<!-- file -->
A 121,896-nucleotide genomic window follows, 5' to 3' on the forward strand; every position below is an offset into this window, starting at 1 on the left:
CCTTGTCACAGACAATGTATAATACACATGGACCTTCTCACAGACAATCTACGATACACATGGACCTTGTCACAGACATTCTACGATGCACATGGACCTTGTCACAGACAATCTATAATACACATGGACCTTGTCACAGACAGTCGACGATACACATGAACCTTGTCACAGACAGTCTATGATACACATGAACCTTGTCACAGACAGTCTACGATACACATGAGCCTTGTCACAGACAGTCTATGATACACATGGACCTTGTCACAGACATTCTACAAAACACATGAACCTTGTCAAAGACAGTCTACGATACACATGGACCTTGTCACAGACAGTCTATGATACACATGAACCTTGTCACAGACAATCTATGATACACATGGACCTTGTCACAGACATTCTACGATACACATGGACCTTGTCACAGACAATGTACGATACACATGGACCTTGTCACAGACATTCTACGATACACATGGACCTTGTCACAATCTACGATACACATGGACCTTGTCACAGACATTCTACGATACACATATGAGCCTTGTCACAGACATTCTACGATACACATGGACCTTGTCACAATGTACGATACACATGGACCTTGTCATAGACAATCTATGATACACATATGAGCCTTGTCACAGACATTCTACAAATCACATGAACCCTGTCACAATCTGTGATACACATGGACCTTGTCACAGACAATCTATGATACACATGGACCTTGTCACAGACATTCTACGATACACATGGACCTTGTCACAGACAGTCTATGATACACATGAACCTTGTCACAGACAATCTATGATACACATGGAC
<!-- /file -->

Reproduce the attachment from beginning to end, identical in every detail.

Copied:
A 121,896-nucleotide genomic window follows, 5' to 3' on the forward strand; every position below is an offset into this window, starting at 1 on the left:
CCTTGTCACAGACAATGTATAATACACATGGACCTTCTCACAGACAATCTACGATACACATGGACCTTGTCACAGACATTCTACGATGCACATGGACCTTGTCACAGACAATCTATAATACACATGGACCTTGTCACAGACAGTCGACGATACACATGAACCTTGTCACAGACAGTCTATGATACACATGAACCTTGTCACAGACAGTCTACGATACACATGAGCCTTGTCACAGACAGTCTATGATACACATGGACCTTGTCACAGACATTCTACAAAACACATGAACCTTGTCAAAGACAGTCTACGATACACATGGACCTTGTCACAGACAGTCTATGATACACATGAACCTTGTCACAGACAATCTATGATACACATGGACCTTGTCACAGACATTCTACGATACACATGGACCTTGTCACAGACAATGTACGATACACATGGACCTTGTCACAGACATTCTACGATACACATGGACCTTGTCACAATCTACGATACACATGGACCTTGTCACAGACATTCTACGATACACATATGAGCCTTGTCACAGACATTCTACGATACACATGGACCTTGTCACAATGTACGATACACATGGACCTTGTCATAGACAATCTATGATACACATATGAGCCTTGTCACAGACATTCTACAAATCACATGAACCCTGTCACAATCTGTGATACACATGGACCTTGTCACAGACAATCTATGATACACATGGACCTTGTCACAGACATTCTACGATACACATGGACCTTGTCACAGACAGTCTATGATACACATGAACCTTGTCACAGACAATCTATGATACACATGGAC